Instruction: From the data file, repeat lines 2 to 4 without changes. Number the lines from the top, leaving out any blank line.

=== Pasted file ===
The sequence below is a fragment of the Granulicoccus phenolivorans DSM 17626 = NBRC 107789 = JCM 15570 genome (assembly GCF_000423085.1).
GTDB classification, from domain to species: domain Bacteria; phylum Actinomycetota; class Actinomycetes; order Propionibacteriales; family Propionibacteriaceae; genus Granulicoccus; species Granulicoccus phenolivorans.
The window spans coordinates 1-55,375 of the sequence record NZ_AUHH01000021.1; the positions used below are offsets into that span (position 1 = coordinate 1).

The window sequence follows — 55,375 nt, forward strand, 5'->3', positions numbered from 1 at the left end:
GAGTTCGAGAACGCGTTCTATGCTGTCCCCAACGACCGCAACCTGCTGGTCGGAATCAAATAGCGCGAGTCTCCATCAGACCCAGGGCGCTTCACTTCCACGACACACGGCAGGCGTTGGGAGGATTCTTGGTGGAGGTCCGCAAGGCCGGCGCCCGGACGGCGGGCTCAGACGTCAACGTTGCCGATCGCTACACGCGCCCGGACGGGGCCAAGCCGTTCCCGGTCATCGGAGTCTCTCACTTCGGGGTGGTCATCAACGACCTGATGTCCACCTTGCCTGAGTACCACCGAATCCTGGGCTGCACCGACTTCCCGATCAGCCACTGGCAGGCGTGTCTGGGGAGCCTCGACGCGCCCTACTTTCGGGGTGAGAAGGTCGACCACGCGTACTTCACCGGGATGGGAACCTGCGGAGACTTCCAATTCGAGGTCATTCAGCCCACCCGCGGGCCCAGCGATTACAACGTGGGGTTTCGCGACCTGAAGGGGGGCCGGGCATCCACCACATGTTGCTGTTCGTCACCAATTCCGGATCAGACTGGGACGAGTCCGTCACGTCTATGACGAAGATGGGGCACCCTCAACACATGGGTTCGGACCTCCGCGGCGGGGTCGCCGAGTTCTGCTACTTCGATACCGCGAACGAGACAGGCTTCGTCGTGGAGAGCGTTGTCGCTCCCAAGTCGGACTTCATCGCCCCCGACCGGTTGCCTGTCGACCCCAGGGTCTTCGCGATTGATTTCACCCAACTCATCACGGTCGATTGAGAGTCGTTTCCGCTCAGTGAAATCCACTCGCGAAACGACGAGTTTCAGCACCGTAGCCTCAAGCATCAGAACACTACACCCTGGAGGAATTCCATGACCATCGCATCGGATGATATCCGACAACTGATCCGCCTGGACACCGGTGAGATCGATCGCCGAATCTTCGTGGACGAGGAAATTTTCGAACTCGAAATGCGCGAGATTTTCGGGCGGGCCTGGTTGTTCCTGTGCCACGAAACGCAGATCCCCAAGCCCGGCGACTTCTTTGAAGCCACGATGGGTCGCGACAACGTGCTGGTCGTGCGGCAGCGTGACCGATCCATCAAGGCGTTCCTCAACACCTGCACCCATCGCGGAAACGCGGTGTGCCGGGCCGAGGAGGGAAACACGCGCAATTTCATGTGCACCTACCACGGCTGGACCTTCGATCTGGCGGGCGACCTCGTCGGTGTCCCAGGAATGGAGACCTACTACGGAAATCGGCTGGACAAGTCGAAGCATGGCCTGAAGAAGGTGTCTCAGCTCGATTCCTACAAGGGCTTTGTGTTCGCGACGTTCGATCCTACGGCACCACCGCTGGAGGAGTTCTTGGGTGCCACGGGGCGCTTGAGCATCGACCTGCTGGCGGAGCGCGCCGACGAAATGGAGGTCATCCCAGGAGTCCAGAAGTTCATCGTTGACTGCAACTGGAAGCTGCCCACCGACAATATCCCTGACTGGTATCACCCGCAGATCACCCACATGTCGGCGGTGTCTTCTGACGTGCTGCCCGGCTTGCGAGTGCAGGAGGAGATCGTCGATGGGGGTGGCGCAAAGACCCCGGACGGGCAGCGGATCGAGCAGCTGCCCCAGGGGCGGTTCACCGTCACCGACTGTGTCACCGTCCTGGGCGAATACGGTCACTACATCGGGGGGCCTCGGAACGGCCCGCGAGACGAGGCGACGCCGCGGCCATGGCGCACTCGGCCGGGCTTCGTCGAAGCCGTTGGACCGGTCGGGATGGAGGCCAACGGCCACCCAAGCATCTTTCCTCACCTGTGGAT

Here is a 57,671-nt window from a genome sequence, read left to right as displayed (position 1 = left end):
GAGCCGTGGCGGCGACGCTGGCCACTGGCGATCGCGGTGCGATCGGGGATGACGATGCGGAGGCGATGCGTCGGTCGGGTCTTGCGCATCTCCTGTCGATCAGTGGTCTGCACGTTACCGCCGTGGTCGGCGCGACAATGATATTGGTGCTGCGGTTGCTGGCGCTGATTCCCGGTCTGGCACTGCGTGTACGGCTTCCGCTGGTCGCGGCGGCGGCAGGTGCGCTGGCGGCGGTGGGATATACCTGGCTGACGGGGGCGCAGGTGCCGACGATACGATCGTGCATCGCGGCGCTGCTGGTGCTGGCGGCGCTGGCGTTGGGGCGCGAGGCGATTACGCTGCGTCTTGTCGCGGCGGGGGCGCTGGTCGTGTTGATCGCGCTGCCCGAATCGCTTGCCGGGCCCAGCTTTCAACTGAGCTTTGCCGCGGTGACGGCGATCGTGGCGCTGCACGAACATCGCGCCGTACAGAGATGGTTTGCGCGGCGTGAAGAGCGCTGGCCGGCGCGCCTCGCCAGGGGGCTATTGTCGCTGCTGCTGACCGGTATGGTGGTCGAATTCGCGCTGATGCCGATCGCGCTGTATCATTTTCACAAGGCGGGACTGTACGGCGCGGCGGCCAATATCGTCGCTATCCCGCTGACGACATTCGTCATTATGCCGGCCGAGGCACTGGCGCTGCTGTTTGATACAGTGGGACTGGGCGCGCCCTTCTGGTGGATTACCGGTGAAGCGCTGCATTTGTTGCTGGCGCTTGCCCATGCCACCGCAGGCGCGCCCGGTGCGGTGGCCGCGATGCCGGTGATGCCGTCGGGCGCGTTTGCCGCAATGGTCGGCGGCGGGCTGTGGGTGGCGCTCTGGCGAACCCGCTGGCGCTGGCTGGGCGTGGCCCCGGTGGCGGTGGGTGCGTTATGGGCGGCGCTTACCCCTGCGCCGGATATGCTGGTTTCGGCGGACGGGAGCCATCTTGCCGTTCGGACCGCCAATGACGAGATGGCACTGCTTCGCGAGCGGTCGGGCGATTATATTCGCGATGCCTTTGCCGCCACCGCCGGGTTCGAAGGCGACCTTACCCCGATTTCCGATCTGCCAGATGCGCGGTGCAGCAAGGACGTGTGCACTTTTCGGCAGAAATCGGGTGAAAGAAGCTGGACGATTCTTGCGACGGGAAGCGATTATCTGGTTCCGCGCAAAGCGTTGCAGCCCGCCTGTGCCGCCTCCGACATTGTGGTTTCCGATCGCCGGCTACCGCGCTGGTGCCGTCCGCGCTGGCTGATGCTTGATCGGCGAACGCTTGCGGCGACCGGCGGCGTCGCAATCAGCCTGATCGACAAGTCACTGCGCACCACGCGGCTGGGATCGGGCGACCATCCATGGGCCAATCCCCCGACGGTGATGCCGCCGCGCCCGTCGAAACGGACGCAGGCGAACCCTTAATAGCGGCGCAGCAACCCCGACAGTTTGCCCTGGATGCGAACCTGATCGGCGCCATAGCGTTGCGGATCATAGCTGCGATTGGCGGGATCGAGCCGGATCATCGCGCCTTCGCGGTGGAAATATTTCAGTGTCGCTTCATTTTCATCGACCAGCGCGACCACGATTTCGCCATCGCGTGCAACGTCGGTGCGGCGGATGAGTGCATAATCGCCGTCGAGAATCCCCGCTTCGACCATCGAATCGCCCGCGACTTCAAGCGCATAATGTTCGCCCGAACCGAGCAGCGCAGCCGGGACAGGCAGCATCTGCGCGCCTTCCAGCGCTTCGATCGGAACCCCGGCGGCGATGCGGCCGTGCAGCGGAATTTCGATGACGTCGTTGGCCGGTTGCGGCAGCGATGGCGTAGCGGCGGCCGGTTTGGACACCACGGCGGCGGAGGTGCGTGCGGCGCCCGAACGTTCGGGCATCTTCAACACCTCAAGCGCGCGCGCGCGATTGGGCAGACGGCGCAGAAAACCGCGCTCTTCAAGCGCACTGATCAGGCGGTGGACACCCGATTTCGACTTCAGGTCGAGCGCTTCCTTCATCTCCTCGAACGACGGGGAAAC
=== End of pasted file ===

GTDB classification, from domain to species: domain Bacteria; phylum Actinomycetota; class Actinomycetes; order Propionibacteriales; family Propionibacteriaceae; genus Granulicoccus; species Granulicoccus phenolivorans.
The window spans coordinates 1-55,375 of the sequence record NZ_AUHH01000021.1; the positions used below are offsets into that span (position 1 = coordinate 1).

The window sequence follows — 55,375 nt, forward strand, 5'->3', positions numbered from 1 at the left end: